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Landlords “still have learning to do” in dealing with cladding complaints
21 April 2023
HOUSING OMBUDSMAN Richard Blakeway has highlighted the current state of play in relation to fire safety and cladding-related casework handled by the organisation, in tandem suggesting that landlords “still have learning to do” when it comes to dealing with complaints received from tenants.
Two years on from the publication of a special Spotlight Report on this issue, the Housing Ombudsman has now moved to publish several examples of casework relating to cladding and associated fire safety complaints in a bid to share the lessons learned with the wider sector.
That Spotlight Report, itself focused on dealing with cladding cases, duly highlighted three key lessons for the sector, including the need to provide a clear roadmap of landlord actions for all residents, instigate effective lines of communication and address individual circumstances.
Responses from landlords in relation to cladding cases have improved since that document was issued, but common themes – among them that all-important communication with residents – remain “problematic”.
The Housing Ombudsman notes that landlords “are not always effective” in providing residents with key information and explanations of their priorities in this area, with poorer communication evidenced in those buildings classed as being ‘low risk’ as well as continuing issues in terms of sales.
Published every fortnight, the Housing Ombudsman’s casebook now totals more than 3,100 decisions and shows the range of issues to be considered in parallel with the types of outcomes materialising in the wake of investigations.
One Housing Group, for example, responded effectively to an EWS-1 Form request. The landlord gave the resident accurate and reasonable advice about its prioritisation of the resident’s block for remediation works, progress to secure funding for these works and the potential impact of not being able to provide an EWS-1 Form in the meantime.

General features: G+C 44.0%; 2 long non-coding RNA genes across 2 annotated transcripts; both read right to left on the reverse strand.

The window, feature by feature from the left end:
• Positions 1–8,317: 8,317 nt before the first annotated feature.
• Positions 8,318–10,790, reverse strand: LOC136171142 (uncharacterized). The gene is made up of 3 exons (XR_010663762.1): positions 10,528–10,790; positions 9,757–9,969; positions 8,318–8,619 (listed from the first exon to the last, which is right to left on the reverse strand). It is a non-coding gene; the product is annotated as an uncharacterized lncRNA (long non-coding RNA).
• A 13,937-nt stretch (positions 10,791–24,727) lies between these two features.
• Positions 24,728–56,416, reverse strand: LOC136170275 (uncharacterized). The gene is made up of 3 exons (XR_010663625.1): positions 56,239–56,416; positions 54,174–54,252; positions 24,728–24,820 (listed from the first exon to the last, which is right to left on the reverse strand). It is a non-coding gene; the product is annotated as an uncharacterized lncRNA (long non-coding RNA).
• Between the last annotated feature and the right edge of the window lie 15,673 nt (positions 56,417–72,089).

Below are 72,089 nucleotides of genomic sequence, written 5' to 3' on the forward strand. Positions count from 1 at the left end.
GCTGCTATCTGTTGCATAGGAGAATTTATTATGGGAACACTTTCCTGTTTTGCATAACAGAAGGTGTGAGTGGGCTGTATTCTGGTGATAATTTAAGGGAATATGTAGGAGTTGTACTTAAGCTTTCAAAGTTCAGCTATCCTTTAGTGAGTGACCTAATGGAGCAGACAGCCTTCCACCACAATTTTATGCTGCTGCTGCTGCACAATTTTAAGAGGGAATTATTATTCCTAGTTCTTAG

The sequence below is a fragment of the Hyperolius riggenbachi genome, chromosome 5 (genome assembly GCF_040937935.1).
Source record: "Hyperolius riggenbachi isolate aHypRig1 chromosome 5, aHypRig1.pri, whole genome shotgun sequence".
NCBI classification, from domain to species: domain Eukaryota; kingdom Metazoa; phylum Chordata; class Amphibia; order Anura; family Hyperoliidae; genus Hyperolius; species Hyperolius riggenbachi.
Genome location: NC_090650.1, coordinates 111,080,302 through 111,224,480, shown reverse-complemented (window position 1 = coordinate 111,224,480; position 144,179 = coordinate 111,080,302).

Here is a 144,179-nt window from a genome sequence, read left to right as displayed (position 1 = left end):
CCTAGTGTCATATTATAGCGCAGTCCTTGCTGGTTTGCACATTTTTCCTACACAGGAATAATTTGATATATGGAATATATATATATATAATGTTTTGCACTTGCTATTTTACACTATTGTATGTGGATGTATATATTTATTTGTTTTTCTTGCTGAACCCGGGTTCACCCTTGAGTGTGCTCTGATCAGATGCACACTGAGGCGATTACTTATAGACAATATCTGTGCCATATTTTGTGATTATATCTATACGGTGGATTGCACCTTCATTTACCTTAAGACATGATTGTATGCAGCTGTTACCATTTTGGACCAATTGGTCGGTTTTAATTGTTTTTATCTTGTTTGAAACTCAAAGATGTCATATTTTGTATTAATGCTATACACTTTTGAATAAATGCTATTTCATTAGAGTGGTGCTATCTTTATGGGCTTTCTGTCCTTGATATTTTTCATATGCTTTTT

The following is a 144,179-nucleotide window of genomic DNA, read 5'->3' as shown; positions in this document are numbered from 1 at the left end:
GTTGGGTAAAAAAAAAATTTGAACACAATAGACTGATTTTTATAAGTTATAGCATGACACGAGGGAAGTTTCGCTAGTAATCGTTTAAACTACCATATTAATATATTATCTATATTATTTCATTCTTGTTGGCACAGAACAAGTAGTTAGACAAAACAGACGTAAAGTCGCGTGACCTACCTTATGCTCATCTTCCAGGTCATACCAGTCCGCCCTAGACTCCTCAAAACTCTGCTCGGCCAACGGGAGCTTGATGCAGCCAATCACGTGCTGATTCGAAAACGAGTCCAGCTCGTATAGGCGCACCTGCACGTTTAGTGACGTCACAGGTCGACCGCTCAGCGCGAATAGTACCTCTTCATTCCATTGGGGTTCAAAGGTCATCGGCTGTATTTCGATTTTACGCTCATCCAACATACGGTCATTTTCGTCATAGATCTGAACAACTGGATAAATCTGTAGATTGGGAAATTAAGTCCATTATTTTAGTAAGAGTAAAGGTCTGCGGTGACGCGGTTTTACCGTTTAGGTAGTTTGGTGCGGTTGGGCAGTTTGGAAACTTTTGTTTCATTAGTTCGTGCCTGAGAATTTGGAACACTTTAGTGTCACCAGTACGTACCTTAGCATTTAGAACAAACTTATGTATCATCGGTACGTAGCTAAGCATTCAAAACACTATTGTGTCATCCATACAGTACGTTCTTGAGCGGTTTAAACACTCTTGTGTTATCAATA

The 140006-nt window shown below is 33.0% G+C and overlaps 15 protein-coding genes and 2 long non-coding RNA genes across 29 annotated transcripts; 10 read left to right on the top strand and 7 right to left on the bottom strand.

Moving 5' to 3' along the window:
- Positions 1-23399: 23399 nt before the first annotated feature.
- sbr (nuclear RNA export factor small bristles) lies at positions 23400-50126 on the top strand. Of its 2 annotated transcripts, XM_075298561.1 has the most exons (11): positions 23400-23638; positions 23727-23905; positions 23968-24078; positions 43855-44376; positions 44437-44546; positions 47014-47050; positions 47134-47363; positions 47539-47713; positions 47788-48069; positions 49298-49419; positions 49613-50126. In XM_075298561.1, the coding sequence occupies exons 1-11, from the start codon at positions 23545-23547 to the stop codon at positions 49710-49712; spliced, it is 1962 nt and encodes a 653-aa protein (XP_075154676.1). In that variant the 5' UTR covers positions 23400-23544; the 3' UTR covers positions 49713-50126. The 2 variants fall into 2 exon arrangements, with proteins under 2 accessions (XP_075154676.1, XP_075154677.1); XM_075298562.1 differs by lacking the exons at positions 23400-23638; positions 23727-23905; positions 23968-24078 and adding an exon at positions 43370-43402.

The Housing Ombudsman goes on to highlight a maladministration finding for L&Q in which a risk-based approach to fire safety meant the landlord did not consider the impact of its prioritisation policy on residents. The landlord’s strict adherence to the policy meant the resident concerned was likely unable to sell their property for a significant period of time.
A service failure by Poplar HARCA for both its fire safety communication and its response to a resident’s request to reimburse costs for an unsuccessful re-mortgage is also highlighted. The landlord “missed opportunities” to effectively communicate and did not appropriately and directly inform the resident about remedial works that had been identified, which would impact the provision of an EWS-1 Form and mortgages. The landlord delayed imparting this detail for several months, wasting time and incurring unnecessary costs for the resident.
Another case is detailed where communications around fire safety works realised a maladministration finding for the Riverside Group. The landlord “repeatedly failed” to update residents following an intrusive inspection and in the months that followed. In addition, there was no evidence of a policy around buying back shared ownership properties, and no details on its website concerning its position on reverse staircasing and buying back properties. This further left the resident in limbo through no fault of his own.